1. To view your cluster’s projects, click on the cluster selection menu in Rancher’s navigation bar, then hover over your cluster in the dropdown menu’s Clusters list:

        Rancher cluster selection menu - list of projects

        A new cluster created through Rancher will have a Default project and a System project.

      2. Options for creating new projects are exposed under the navigation bar’s Projects/Namespaces item:

        Rancher cluster navigation bar - Projects/Namespaces highlighted

        However, this guide will deploy its example app to the Default project.

      3. Navigate to the Default project. Click on the cluster selection menu in Rancher’s navigation bar, then hover over your cluster in the dropdown menu’s Clusters list, and then click on the Default item that appears:

        Rancher cluster selection menu - Default project highlighted

      4. The Workloads view for the project will appear, but it will be empty, as no apps have been deployed yet. Also, note that the items in the navigation bar will change when viewing a project:

        Rancher navigation bar - project mode

      Deploy an App from the Rancher App Library

      Rancher provides a library of apps which offer easy setup through Rancher’s UI. The apps in this curated library are based on existing Helm charts.

      A Helm chart is a popular format for describing Kubernetes resources. Rancher extends the Helm chart format with some additional configuration files, and this extended packaging is referred to as a Rancher chart. The additional information in the Rancher chart format is used to create interactive forms for configuring the app through the Rancher UI.

      Note

      It is possible to enable more app catalogs than just Rancher’s curated library, including a catalog of stable Helm charts. These other apps will not feature Rancher’s easy setup forms and will instead require manual entry of configuration options.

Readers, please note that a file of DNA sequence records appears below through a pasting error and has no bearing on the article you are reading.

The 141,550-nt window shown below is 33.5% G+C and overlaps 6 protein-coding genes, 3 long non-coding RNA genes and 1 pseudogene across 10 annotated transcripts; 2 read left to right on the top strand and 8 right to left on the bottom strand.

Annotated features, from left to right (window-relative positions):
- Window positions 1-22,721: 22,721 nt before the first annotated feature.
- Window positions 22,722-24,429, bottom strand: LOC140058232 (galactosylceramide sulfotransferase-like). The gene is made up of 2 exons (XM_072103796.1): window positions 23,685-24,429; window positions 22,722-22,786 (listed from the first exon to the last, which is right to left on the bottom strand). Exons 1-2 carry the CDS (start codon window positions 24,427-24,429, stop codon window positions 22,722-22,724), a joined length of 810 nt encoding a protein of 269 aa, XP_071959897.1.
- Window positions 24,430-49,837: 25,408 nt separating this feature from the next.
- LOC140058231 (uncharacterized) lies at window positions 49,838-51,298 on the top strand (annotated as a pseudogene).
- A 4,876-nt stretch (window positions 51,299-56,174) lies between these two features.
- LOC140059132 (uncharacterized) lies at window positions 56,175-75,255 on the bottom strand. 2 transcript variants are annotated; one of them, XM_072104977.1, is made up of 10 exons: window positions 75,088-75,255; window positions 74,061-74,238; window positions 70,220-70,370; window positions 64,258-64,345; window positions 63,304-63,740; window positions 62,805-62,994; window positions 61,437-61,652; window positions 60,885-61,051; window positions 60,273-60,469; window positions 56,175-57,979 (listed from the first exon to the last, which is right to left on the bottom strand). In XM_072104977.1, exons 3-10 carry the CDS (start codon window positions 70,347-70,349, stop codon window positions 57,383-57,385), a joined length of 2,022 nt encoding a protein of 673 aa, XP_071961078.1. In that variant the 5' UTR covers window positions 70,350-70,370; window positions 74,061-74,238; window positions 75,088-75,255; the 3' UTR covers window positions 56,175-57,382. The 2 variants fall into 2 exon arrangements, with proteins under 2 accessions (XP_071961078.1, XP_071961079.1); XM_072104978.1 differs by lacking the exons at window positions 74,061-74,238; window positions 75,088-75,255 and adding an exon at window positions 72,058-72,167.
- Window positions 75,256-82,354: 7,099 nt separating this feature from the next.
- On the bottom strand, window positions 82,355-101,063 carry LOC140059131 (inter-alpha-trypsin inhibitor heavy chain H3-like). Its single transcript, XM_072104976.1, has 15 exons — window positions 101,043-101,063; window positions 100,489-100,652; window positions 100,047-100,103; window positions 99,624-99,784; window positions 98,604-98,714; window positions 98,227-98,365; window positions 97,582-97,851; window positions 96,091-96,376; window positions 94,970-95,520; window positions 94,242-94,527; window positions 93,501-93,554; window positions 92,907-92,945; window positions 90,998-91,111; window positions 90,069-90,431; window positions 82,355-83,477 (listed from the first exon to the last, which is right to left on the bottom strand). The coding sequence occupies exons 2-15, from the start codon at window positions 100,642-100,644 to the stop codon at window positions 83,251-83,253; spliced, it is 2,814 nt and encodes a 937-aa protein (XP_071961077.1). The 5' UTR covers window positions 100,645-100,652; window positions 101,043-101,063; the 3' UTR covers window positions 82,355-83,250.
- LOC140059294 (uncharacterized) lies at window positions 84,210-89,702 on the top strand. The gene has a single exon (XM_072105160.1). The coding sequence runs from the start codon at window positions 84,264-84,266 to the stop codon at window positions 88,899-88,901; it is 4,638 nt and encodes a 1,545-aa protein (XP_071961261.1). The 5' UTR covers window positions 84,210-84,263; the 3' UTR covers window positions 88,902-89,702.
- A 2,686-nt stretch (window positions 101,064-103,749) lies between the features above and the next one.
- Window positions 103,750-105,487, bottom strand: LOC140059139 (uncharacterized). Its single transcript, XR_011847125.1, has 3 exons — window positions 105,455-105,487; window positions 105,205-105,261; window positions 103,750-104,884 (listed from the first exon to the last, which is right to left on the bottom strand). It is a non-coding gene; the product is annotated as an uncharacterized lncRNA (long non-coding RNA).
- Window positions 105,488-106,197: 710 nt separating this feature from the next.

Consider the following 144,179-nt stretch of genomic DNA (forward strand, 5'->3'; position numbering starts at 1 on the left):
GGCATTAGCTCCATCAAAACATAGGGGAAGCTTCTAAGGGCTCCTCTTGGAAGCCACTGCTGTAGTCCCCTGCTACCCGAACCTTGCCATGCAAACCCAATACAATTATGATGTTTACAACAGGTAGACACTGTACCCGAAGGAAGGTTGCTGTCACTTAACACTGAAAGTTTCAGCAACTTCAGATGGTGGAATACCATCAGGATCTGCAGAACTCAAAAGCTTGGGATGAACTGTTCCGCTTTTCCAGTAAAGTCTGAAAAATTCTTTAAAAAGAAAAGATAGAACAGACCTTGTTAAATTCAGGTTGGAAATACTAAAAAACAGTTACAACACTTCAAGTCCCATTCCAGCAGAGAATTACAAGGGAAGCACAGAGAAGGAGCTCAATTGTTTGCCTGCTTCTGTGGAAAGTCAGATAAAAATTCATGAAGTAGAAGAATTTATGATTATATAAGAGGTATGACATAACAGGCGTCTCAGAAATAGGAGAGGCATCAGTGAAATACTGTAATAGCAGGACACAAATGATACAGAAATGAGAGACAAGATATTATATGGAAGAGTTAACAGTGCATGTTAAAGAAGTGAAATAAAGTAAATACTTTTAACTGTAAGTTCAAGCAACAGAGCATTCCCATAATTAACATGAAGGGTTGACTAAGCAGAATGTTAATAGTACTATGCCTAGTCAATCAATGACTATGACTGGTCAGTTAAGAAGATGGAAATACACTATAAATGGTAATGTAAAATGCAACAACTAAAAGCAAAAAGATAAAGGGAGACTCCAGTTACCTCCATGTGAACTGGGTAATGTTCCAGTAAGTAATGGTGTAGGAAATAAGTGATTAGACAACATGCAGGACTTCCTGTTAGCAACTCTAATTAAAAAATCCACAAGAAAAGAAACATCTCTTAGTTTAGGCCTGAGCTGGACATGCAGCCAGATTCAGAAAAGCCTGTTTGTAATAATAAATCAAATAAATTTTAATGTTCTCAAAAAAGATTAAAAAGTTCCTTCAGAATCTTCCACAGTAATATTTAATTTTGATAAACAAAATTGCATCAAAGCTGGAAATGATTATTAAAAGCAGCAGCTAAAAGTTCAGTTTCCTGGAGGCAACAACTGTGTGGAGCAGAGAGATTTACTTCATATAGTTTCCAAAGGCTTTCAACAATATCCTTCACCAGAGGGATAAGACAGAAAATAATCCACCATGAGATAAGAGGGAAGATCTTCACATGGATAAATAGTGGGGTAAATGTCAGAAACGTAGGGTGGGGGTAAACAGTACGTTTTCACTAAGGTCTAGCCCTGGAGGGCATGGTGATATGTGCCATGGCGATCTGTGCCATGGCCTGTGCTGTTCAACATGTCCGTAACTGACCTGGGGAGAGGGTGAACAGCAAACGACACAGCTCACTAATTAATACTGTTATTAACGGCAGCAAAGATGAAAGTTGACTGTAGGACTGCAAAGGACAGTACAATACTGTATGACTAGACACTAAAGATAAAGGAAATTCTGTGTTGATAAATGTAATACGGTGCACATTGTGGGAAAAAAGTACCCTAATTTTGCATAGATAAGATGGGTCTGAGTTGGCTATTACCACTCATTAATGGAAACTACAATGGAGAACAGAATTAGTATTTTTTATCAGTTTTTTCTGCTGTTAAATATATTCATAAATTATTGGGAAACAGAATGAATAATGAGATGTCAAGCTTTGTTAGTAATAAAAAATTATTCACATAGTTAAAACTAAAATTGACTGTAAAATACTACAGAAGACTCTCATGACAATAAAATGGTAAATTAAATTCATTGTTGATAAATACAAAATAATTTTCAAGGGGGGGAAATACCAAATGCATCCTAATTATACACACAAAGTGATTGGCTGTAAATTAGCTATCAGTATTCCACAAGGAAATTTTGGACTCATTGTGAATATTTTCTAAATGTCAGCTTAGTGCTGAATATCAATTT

To test out deploying an app on your new cluster, launch the WordPress app from the Rancher library. This app will also take advantage of Linode’s Block Storage, NodeBalancer, and DNS services (via the CCM and CSI):

      1. From the Default project in your new cluster, click on the Apps item in the navigation bar:

        Rancher project navigation bar - Apps highlighted

      2. The Apps view for your project will appear, but it will show a placeholder image because no apps have been deployed yet. Click on this view’s Launch button.

      3. A list of apps will appear. Scroll down to the WordPress app and click its View Details button:

        WordPress app in Rancher app library catalog

      4. The setup form for the WordPress app will appear. In the WordPress Settings section, enter a username, password, and email for your WordPress admin user:

        Rancher WordPress setup form - WordPress Settings

        Note

        Avoid using symbols in the password you enter, as some symbols can cause syntax errors for this Rancher chart.

      5. In the Database Settings section, enter a password for WordPress’ database user. Then set MariaDB Persistent Volume Enabled to True and select the linode-block-storage option from the Default StorageClass for MariaDB dropdown menu:

        Rancher WordPress setup form - Database Settings

        These settings will result in your database deployment keeping its data in a Linode Block Storage Volume.

        Note

        The default value for the MariaDB Volume Size field is 8GiB, but the minimum size for a Block Storage Volume is 10Gib. The Linode CSI will automatically upgrade any persistent volume claims that are smaller than 10GiB to 10GiB.

      6. In the Services and Load Balancing section, set Expose app using Layer 7 Load Balancer to False, then choose the L4 Balancer option from the WordPress Service Type dropdown menu:

        Rancher WordPress setup form - Services and Load Balancing Settings

        Selecting the L4 Balancer option will result in the creation of a Linode NodeBalancer.

      7. Click the Launch button at the bottom of the form.

      8. You will be directed back to the project’s Apps view, where your new WordPress app will be listed. The listing will show a red bar with the number 2 below it. 2 represents the number of pods in the app, and the red color indicates that they are not available yet.

      9. Click on the name of the app:

        Rancher deployed apps list - WordPress app in middle of provisioning

      10. A detail view for the app will appear. The Workloads section will show the MariaDB and WordPress deployments for your app. They may still be in the middle of provisioning: